A key aspect of posttransplant management is to identify and treat graft injury before it becomes irreversible. The gold-standard for detection is histology, but biopsy is uncomfortable for the patient and carries a risk of complications. Detection of changes at a molecular level may preempt histological injury, and thereby identify injury earlier.
Indicators of immune system activation, such as candidate chemokines CXCL9 and CXCL10, and by-products of neutrophil activity, have been related to acute rejection and early allograft function. Transcriptomic studies of multiple-gene panels have identified candidate combinations that have proven very promising in risk-stratification and prediction of acute rejection, as well as diagnosis of both T-cell-mediated and antibody-mediated rejection. Serum and urine cell-free DNA is also a promising area of investigation, particularly in antibody-mediated rejection.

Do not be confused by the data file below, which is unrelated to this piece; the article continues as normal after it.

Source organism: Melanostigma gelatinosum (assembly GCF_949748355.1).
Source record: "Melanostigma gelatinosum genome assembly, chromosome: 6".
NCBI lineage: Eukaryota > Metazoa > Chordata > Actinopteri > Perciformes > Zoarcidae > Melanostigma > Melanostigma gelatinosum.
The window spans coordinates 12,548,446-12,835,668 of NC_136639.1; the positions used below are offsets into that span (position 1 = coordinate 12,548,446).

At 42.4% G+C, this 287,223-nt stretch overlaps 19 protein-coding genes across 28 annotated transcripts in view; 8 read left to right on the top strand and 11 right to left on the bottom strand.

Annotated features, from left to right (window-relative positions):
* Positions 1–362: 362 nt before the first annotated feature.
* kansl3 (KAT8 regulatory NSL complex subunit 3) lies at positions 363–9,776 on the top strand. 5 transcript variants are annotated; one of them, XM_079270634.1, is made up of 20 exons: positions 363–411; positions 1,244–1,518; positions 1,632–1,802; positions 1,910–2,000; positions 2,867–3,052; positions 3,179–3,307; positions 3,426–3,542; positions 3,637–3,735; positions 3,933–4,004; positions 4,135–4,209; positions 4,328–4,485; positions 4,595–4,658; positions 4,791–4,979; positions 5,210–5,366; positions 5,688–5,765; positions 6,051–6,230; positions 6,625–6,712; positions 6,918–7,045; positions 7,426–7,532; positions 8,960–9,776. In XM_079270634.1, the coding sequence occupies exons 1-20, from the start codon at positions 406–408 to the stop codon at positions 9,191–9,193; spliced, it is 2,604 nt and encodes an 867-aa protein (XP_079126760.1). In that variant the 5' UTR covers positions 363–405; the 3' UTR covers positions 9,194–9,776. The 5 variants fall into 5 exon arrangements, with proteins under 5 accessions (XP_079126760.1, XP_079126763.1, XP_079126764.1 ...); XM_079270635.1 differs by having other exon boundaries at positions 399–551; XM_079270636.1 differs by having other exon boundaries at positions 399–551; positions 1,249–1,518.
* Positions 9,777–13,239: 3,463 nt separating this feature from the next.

Noninvasive, rapid, and accurate tests for risk-prediction and diagnosis in renal transplant allografts are urgently required. The ideal candidate is one that can be measured in either urine or blood, is cheap, and is both sensitive and specific for the condition of interest. Numerous strategies have been proposed, with varying degrees of clinical and preclinical success. A few that meet the essential criteria have been evaluated; a few have made it as far as clinical testing.
Nuffield Department of Surgical Sciences, Centre for Evidence in Transplantation, University of Oxford, Oxford, UK
Correspondence to John M. O’Callaghan, MBBS, BSc, DPhil, FRCS, Oxford Transplant Centre, Oxford University Hospitals NHS Foundation Trust, Churchill Hospital, Old Road, Oxford OX3 7LE, UK. Tel: +44 0186 522 7131; e-mail: firstname.lastname@example.org